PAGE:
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Defensive Driving-Avoid Tailgaters

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On: Thu, Jul 15, 2010 at 3:05PM | By: Sherry Christiansen

Defensive Driving-Avoid Tailgaters

Everyone knows that tailgaters are a pain in the you know what. Following too closely often restricts your vision, and gives you less time to react, should the driver in front of you need to make a sudden stop. In fact, 40% of the accidents are a direct result of following too closely.

Those statistics are the reason the two-second rule was created and integrated into driving safety programs, and appear as a very common test question on most state’s driver’s license exams. 
Okay, so it’s a fairly simple guideline to follow, given the fact that we know we will have cut our risk of being in a rear-end collision in half if we simply adhere, but what about other drivers who are tailgating—following us to closely? There are some practical things that you can do to help ensure your safety when other motorists put you at risk.

Let's say you can't get the guy off your tail and he follows you for several blocks. If something requiring immediate response happens and you actually DO hit the brakes, the tailgater's reaction time may be longer because he is thinking you are just "tapping" your brake lights again—and by tailgating he is already too close for comfort!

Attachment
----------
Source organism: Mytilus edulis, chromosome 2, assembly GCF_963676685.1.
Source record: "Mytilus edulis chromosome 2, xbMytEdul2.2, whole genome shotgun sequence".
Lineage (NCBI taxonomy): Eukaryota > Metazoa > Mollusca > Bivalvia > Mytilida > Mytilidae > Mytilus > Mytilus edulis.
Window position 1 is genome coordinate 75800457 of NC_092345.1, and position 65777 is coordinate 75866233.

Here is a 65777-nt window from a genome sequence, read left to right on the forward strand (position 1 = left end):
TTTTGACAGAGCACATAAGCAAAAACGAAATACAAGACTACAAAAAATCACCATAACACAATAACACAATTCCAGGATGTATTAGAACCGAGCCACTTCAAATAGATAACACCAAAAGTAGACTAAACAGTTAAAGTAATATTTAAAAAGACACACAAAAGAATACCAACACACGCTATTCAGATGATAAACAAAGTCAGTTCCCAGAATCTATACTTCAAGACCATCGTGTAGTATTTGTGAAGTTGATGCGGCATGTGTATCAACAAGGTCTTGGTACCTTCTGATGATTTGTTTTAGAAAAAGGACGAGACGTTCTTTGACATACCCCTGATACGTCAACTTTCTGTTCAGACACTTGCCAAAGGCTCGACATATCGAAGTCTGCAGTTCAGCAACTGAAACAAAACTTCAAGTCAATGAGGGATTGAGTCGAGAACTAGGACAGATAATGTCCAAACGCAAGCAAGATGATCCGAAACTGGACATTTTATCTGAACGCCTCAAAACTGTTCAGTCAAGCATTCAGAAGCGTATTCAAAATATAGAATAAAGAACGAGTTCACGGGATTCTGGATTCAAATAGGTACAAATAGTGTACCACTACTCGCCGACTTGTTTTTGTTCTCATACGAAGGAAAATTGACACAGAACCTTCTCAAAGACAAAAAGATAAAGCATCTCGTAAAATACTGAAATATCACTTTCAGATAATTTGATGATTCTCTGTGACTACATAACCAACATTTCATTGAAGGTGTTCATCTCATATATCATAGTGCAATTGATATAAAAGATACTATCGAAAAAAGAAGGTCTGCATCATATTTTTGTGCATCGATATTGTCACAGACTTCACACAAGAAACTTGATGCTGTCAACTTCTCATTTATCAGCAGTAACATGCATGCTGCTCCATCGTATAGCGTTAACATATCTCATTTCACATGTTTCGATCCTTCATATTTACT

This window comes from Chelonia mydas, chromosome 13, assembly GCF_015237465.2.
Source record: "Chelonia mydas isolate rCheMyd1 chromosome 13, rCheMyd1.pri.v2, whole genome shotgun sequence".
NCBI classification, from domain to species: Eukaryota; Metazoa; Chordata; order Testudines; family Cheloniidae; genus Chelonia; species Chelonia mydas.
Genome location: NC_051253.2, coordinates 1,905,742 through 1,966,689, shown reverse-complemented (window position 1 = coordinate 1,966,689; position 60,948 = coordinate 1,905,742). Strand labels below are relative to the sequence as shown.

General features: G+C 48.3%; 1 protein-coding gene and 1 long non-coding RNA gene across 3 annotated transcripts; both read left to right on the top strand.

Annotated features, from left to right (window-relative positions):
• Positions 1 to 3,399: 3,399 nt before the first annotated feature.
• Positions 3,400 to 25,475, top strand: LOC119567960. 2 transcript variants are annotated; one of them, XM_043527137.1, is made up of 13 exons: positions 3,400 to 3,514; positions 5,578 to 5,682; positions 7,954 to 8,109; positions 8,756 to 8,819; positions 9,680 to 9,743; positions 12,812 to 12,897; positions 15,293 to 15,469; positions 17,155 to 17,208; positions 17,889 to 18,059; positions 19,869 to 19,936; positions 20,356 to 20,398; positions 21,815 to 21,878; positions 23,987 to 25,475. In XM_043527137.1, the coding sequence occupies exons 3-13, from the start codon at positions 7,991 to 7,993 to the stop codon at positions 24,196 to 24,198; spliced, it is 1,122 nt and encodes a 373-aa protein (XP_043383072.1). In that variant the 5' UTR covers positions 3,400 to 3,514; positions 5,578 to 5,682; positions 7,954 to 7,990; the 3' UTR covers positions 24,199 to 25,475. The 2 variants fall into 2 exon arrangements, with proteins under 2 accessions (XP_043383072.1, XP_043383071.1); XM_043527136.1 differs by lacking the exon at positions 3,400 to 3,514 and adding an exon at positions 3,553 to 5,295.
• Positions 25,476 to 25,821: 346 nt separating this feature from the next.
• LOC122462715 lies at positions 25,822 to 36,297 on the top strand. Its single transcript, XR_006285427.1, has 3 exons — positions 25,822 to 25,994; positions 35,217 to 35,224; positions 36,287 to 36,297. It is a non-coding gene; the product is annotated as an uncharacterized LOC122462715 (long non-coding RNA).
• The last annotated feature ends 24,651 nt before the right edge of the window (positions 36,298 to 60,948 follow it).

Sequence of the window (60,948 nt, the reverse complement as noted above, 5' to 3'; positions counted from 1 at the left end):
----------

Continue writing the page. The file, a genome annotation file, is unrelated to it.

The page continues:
The first thing to do is automatically add an extra two seconds between you and the driver in front of you, so that if you need to react you have more time to change lanes or slow down before the guy behind you rear-ends you.

Your best strategy in defensive driving is to let the tailgater get around you by slowing down very gradually just a little bit less than the flow of traffic giving him plenty of time to pass you. He is most likely planning to pass you at some point anyhow, but the longer he remains behind you, the more likely he is to become angry and make a rash decision to pass when it is not safe, endangering his life, and yours.

Don’t get into a power play with him; many people try to warn the tailgater by tapping their brakes which is like playing with fire. The tailgater may begin to ignore your brake lights going on, and then if you really needed to stop, it would give him even less time before he smashes into the back of your new car or truck; it is not worth it to put your safety at risk.


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